Teamwork by student inventors offers a way for the blind to play basketball.
Using a prototype of an audible basketball and a sound emitter in the backboard, Mike Bullis, who is blind, could catch passes and sink buckets two out of three times in one test session. The basketball system for the blind he was trying out was designed and built by three Whiting School of Engineering undergraduates, two of whom are starters on the Johns Hopkins University’s women’s basketball team.
“There are people all over the country who are waiting for something like this,” says Bullis. He is the business services development manager for the project’s sponsor, Blind Industries and Services of Maryland, a group that aids the visually impaired. “There are blind athletes who want an audible ball. And there are schoolage children who can benefit from the hand coordination that comes from playing ball. Right now, blind kids can play with a ball, but only if someone is there to find it if it rolls away,” Bullis says.
The three students devised their system during a two-semester Engineering Design Project course in the Department of Mechanical Engineering. The project was particularly meaningful for Alissa Burkholder ’05 and Ashanna Randall ’05. Both played basketball for four years with the Blue Jays, a perennial Centennial Conference and NCAA Division III contender. As seniors, Burkholder, a shooting guard, and Randall, an All-Conference small forward, were major contributors to the team’s third straight season of 20-plus wins.
“I’ve been playing basketball so long, and it’s something I really enjoy. It’s nice to be able to share that with people who wouldn’t otherwise be able to play,” says Burkholder, who majored in Engineering Mechanics.
Randall and the third design team member, Steve Garber ’05, majored in Mechanical Engineering.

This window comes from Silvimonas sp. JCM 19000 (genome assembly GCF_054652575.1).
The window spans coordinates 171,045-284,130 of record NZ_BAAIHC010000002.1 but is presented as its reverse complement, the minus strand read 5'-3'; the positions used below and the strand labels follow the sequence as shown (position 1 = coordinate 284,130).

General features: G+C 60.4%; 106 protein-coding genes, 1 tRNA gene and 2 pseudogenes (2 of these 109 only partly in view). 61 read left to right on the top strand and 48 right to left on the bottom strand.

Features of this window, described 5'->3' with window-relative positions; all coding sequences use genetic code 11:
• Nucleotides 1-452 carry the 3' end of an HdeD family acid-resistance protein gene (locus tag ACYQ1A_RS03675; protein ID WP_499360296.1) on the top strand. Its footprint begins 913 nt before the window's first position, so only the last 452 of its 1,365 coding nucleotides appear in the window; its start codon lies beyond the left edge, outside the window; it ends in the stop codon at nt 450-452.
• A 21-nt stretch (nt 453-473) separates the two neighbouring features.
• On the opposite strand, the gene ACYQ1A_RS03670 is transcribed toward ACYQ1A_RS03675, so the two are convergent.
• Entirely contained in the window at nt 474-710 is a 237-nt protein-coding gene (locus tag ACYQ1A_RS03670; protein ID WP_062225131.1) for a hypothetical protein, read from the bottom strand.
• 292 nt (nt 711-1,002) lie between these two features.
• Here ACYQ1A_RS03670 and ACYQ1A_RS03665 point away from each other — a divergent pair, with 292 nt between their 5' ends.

In their completed system, a large piezoelectric sound emitter—powered by a 9-volt battery and mounted behind the backboard—sends out low pulse tones to help players locate their shooting target. A remote control turns it on and off. A smaller sound emitter—embedded in the basketball and powered by five 3-volt button batteries—sends out a higher continuous tone to tell players where the ball is.
Bullis cautions that this prototype is not yet perfect, noting that the basketball’s sound pitch needs to be lowered for the comfort of players and to avoid echoes. He hopes to persuade a company to install the system as well in soccer balls and volleyballs.
A key hurdle for the three seniors was how to create a cavity to hold the electronics while keeping the ball airtight. “Weight was a consideration,” Randall notes. “If the device was too heavy, the ball wouldn’t bounce or roll properly.”
In their research, however, the students discovered the Spalding Infusion basketball, equipped with an airtight cylinder housing a small pump. The company provided several Infusion balls for the students to cut open and study, and later five more with just the cylinder. The students could then insert a sounding device and batteries in the small opening. But that meant a relatively high-pitched sounder. However, the students also came up with an idea for an alternate mini-speaker system that should emit a lower pitch, and provided details on it to Bullis’ organization for possible further development.
The students found their senior design project course to be a valuable experience. “We learned how to interact with real-world companies,” Burkholder said, as well as how “to get different ideas to mesh.” Following their graduation in May, Garber and Randall headed for research-related jobs and Burkholder will begin a master’s degree in mechanical engineering at Stanford University.
Their project was one of nine completed this year in the course taught by Senior Lecturer Andrew F. Conn ’57, ’59 MSE, ’64 PhD. Each team usually works within a budget of up to $10,000 to design a device, purchase or fabricate the parts, and assemble the final product. Corporations, government agencies, and nonprofit groups provide the assignments and funding.
If your company or organization would like some help from Whiting School seniors in designing a product or solving an engineering problem, contact Andrew F. Conn at (410) 516-6752 or by e-mail ([email protected]).